Roger Federer reveals the shot that helped him solve the Rafael Nadal problem

By @saihoops on
Roger Federer, Roger Federer vs Rafael Nadal, Indian Wells
Mar 15, 2017; Indian Wells, CA, USA; Roger Federer (SUI) celebrates match point as he defeated Rafael Nadal in their fourth round match in the BNP Paribas Open at the Indian Wells Tennis Garden. Federer won 6-2, 6-3. USA TODAY Sports / Jayne Kamin-Oncea

Roger Federer still trails Rafael Nadal 23-13 in the 13-year rivalry between the modern-day tennis greats. On Thursday, however, the Swiss master beat Nadal for a third consecutive time for the first time in his career. After victories in the 2015 Basel final and this year's epic Australian Open final, Federer breezed past Nadal 6-2, 6-3 in just 68 minutes to reach the quarterfinals of the BNP Paribas Open at Indian Wells.

For many years, the match-up pitted Federer's grace against Nadal's power.  However, that narrative seems to have changed in recent years due to Nadal's fading athleticism and Federer's improved backhand. During Thursday's fourth-round match, Nadal had no answer to Federer's backhand winners, which is ironic considering the Spaniard's ability to counter the very same shot in the years gone by.  

In previous match-ups, Nadal would often exploit the wing with his high-hopping, powerful, left-handed forehand while Federer would depend on his right-handed backhand. Nadal's power and endurance would often get the better of Federer, who at one stage began to question his mental state while going up against the Spaniard. But Federer's backhand is no longer just fodder for Nadal's powerful forehand, it’s now a credible shot that 'Rafa' must contend with -- especially since his service game remains subpar. Incidentally, Federer admitted during the 2017 Australian Open that he would have “approached matches against Nadal differently” in previous years.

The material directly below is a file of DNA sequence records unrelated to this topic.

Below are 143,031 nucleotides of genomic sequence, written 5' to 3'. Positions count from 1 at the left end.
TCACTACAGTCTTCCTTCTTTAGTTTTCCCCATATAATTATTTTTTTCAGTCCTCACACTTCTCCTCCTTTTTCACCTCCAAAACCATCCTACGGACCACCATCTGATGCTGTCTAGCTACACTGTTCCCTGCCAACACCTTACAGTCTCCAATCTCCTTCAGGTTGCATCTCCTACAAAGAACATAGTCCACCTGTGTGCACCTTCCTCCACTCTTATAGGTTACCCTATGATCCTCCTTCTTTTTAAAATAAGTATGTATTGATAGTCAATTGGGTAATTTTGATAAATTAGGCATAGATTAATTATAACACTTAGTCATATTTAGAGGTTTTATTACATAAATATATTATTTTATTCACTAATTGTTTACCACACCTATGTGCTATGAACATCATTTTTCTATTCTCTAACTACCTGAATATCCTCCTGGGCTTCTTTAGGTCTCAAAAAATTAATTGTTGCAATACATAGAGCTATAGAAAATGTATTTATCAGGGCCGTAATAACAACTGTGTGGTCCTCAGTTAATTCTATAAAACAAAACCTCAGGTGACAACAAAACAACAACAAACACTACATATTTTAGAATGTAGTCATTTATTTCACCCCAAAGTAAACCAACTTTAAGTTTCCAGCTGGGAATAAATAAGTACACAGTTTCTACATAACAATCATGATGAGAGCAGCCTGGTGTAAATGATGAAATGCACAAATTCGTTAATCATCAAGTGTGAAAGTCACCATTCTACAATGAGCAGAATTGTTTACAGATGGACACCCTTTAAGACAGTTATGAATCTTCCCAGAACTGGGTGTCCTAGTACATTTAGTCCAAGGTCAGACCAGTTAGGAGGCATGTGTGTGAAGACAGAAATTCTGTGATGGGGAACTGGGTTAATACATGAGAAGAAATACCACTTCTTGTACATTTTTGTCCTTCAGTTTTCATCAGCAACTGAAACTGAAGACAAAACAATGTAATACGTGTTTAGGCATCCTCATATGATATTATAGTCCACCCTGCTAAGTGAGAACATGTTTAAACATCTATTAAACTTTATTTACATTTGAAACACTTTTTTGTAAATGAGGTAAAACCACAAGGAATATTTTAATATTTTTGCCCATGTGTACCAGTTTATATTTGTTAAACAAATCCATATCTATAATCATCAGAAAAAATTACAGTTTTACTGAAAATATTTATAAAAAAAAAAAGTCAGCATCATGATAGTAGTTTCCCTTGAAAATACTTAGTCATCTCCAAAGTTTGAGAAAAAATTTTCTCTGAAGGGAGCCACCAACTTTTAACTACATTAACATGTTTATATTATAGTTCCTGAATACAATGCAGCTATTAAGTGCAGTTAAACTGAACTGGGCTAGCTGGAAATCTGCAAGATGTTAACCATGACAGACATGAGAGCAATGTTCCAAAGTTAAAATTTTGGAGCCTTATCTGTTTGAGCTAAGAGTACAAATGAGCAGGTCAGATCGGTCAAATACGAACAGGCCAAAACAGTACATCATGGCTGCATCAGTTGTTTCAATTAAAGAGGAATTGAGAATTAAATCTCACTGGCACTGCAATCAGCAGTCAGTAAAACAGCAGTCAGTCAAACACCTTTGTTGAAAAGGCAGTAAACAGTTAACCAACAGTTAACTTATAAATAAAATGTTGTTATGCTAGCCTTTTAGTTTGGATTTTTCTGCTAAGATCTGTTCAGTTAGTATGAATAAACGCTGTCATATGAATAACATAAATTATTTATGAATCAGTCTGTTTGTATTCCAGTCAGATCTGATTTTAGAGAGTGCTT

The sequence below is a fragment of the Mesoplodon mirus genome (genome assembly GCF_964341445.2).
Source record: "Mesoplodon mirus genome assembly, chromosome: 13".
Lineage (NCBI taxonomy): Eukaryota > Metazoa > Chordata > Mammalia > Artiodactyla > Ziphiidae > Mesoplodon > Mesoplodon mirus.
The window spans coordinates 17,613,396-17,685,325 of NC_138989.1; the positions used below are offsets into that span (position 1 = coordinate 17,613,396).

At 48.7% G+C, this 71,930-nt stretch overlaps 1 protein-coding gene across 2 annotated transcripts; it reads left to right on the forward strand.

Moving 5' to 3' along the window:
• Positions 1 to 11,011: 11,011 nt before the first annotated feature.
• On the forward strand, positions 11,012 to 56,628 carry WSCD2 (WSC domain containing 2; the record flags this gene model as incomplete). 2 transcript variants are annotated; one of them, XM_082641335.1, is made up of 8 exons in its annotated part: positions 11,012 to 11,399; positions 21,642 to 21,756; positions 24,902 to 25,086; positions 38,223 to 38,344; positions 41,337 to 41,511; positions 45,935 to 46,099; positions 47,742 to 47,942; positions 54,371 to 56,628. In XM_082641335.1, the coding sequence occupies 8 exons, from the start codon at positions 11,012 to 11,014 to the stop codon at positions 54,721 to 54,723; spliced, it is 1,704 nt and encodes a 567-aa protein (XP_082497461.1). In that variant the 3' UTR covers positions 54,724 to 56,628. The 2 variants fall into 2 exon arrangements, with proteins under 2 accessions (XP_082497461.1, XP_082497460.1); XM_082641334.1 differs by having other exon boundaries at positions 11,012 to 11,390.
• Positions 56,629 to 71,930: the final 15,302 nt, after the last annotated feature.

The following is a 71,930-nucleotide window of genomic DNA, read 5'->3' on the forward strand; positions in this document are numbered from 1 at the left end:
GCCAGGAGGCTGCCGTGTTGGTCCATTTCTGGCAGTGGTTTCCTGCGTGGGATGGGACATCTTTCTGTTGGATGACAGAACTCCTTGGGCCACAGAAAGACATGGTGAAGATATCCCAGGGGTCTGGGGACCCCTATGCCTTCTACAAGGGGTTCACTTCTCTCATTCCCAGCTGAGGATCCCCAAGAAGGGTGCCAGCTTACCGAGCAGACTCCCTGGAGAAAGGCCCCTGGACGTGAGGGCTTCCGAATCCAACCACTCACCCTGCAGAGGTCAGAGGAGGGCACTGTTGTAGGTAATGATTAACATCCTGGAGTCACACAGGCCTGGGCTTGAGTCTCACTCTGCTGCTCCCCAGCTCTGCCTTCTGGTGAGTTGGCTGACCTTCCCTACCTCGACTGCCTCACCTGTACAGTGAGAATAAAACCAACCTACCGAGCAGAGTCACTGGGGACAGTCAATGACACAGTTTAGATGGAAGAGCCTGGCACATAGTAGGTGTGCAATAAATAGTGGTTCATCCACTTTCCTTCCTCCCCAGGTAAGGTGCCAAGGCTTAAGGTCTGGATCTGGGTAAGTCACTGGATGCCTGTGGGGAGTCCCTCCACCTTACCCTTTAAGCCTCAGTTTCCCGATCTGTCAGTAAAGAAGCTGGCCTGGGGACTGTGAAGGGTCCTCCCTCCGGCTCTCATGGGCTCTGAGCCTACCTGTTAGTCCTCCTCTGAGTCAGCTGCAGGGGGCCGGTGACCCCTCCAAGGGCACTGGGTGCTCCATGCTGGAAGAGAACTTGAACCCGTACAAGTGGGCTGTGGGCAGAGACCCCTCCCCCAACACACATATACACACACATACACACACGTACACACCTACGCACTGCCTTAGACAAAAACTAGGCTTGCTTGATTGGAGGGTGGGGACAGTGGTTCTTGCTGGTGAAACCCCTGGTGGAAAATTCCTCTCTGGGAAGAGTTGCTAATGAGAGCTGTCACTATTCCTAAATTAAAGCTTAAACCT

How Roger Federer cracked the Rafael Nadal problem

Federer has made another adjustment that has helped him get the better of Nadal. He's standing inside the baseline, thus hitting the ball a good foot lower. The very same strategy, which involves enticing Nadal with a series of low backhands, had backfired in the past. Not anymore. "By coming over my backhand on the return, from the get-go of the point, I can dominate points right away. It's important to keep your opponent off-guard and know that he has to be careful," Federer, who captured his 18th Grand Slam earlier this year at the 2017 Australian Open, told the Tennis Channel in the post-match interview on Thursday, via ESPN.

Many analysts believe Federer has "finally cracked the Nadal code" and should get the better of the Spaniard in future match-ups, unless they battle on clay courts. Federer also credits the decision to switch to a larger Wilson racket head. "I used to shank balls often with my older racket. But then again, it helped me a lot with my slice and my forehand. But with this racket, I have easier power, and I gain confidence. And once you have the confidence, you step in, and once you step in, then it's easier to pull back again."

After this year's memorable Australian Open finish, it's highly unlikely that tennis aficionados are treated to another Roger Federer vs Rafael Nadal Grand Slam final. However, the recent slump in form suffered by Novak Djokovic and Andy Murray has opened the doors for Nadal and Federer to renew their rivalry in 2017.